Image: location of forest in Belper
Amber Valley’s “forest for the future” plans would involve 40 acres of new woodland in 16 locations around the borough.
Announced last week, Amber Valley Borough Council aims to plant between 2,500 and 5,000 trees a year for between five and 10 years at the proposed locations.
An overall cost of the scheme and continued maintenance is not yet “quantifiable” but the council has freed up £25,000 to make a start on this project and other climate change measures.
The council has now revealed the 16 proposed locations, most of which include planting covering less than half a hectare, or 5,000 square metres.
A number of trees will also be planted within areas of open space around the borough.
Its smallest proposed plot is just 0.10 hectares (1,000 square metres) off Bonnington Drive, in Somercotes.
Meanwhile, the largest site is five hectares (12.4 acres) off Alfreton Road in Codnor.
The Codnor site had been part of a proposed addition to council’s now pulled Local Plan – a blueprint for future development – as either housing or as a permanent traveller camp.
Here is the full list of proposed tree planting sites:
Bonnington Drive, Somercotes – 0.10 hectares
Crays Hill Park, Swanwick – 0.30 hectares
Highfield Plantation, Alfreton – 1 hectare
Riddings Park – 0.25 hectares
Bargate Recreation Ground, Belper – 0.25 hectares
Ecclesbourne Meadow, Duffield – 0.60 hectares
Barnes Wallis Recreation Ground, Ripley – 0.20 hectares
Snowberry Ave, Belper – 0.85 hectares
Aldreds Lane, Langley Mill – 2.30 hectares
Charles Hill Playing Field, Loscoe – 0.15 hectares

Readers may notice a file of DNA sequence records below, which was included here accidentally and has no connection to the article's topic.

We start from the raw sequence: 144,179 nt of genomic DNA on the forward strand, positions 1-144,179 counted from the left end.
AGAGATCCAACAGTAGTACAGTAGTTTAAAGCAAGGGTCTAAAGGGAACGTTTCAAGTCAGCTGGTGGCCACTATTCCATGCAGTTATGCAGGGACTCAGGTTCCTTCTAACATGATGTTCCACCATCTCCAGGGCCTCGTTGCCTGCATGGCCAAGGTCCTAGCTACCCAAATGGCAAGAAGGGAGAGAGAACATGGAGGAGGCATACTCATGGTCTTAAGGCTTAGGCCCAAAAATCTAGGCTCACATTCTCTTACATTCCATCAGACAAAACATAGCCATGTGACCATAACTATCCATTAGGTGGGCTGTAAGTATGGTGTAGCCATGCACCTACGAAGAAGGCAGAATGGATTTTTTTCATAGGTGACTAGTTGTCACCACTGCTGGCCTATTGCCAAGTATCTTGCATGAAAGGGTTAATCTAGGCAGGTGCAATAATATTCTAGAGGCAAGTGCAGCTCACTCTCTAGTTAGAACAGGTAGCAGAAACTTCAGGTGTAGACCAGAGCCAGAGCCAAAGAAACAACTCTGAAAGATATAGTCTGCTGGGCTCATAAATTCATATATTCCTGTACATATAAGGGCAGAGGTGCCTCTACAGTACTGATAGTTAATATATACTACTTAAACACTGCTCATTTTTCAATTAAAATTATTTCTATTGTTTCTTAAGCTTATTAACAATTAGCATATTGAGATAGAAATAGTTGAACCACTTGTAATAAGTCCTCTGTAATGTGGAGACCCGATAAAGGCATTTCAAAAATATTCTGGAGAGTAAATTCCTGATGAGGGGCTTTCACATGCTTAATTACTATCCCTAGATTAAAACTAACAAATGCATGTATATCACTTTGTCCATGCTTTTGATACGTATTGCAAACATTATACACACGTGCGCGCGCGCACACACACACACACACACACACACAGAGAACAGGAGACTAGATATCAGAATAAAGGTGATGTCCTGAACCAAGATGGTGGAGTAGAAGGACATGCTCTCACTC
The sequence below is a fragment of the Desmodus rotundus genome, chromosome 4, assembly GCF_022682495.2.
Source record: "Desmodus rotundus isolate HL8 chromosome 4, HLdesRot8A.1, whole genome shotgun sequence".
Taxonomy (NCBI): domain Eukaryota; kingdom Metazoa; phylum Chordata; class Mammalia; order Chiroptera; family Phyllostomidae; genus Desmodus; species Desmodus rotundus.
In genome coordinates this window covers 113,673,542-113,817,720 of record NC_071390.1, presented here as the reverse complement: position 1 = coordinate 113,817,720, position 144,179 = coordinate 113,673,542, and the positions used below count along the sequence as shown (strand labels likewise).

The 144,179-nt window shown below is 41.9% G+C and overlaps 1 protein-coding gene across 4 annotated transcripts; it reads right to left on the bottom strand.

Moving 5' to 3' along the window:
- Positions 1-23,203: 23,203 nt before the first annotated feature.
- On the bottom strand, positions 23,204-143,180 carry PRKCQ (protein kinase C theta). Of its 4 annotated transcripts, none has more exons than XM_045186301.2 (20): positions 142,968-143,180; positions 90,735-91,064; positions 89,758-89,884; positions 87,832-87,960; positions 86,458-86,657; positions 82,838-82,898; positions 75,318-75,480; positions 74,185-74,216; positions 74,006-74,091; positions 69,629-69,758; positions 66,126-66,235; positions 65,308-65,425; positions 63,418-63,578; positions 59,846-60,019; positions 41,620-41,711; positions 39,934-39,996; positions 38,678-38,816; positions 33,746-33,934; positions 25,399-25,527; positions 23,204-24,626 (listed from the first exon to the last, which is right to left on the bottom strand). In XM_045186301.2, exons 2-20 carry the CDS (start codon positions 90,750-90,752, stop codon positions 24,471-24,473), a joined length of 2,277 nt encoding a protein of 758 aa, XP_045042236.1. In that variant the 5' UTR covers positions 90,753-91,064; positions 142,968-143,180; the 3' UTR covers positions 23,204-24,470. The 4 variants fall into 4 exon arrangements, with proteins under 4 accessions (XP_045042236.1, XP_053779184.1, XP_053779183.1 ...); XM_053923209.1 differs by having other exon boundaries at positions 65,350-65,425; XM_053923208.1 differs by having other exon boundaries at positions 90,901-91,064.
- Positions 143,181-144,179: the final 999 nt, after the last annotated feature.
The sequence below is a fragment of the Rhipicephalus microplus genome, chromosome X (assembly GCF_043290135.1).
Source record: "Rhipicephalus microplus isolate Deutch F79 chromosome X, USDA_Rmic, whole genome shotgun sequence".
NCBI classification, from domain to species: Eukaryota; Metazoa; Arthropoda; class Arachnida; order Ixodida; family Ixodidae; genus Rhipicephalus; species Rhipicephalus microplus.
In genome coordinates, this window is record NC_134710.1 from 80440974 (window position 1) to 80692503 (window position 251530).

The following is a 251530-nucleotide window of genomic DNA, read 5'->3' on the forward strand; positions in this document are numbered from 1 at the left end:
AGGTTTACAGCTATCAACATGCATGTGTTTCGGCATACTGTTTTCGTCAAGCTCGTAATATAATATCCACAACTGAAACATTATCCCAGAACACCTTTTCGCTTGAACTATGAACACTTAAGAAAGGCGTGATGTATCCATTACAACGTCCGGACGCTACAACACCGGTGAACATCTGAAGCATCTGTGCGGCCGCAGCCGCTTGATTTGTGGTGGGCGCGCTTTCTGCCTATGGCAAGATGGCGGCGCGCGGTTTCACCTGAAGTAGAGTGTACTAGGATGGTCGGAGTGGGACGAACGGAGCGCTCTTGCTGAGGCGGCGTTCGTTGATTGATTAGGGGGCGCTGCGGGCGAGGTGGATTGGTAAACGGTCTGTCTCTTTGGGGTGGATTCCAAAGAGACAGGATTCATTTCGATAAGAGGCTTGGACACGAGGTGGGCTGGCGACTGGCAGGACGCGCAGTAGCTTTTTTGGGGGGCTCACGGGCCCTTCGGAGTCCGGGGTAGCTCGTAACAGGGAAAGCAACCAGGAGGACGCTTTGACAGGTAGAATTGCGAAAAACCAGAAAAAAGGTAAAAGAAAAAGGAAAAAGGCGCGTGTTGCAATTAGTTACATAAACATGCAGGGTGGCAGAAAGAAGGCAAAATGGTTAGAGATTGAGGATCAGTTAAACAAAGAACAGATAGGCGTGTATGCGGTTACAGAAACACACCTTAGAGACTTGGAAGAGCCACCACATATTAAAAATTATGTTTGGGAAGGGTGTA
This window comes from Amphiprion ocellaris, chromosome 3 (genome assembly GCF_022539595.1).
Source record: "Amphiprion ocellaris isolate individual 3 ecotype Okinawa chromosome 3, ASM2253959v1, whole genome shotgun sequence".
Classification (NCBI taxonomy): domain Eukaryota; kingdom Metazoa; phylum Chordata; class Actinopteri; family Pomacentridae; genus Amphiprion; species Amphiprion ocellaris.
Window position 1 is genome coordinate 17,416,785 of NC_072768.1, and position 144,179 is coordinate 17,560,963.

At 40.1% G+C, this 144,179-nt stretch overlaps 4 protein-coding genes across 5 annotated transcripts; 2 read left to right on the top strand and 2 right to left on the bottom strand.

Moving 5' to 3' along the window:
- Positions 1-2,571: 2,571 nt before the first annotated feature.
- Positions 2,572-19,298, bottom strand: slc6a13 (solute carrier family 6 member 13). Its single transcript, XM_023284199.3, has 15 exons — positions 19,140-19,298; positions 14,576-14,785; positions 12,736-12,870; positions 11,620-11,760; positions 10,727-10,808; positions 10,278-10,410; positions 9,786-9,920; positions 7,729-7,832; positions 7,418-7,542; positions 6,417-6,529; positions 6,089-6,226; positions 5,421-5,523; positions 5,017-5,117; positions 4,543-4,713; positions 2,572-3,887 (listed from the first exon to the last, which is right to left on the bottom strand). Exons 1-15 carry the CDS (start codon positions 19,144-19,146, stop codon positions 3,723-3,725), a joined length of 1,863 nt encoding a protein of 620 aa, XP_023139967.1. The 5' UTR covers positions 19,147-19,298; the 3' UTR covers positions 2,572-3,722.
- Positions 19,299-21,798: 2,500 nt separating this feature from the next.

High Holborn Road, Codnor – 5 hectares
Land at Lee Lane, Langley Mill – 2.20 hectares
Hammersmith Recreation Ground, Ripley – 0.30 hectares
Sir Barnes Wallis Recreation Ground, Ripley – 0.45 hectares
Street Lane Recreation Ground, Denby – 0.50 hectares
Waingroves Recreation Ground – 0.20 hectares
Miscellaneous tree planting within open spaces – 1.35 hectares in total
The authority says in its report, discussed at the full council on Wednesday, September 25, that: “A sustained 5-to-10 year programme of tree planting of between 2,500 to 5,000 trees per year, would see the transformation of the above areas into a network of community woodlands and orchards (where appropriate), forming the Amber Valley Forest for the Future, which in addition to sequestering carbon, would also provide valuable recreational and wildlife areas.”
Its proposed planting, it says, would be capable of “sequestering” 6,400 tonnes of carbon, the equivalent of six years of the council’s carbon emissions.
The authority says that further tree planting could be possible to connect some of the proposed sites and provide “valuable wildlife corridors and a more coherent forest infrastructure”.
It says this would require, in particular, the participation of the county council to plant trees on highway verges and the assistance of schools and town and parish councils.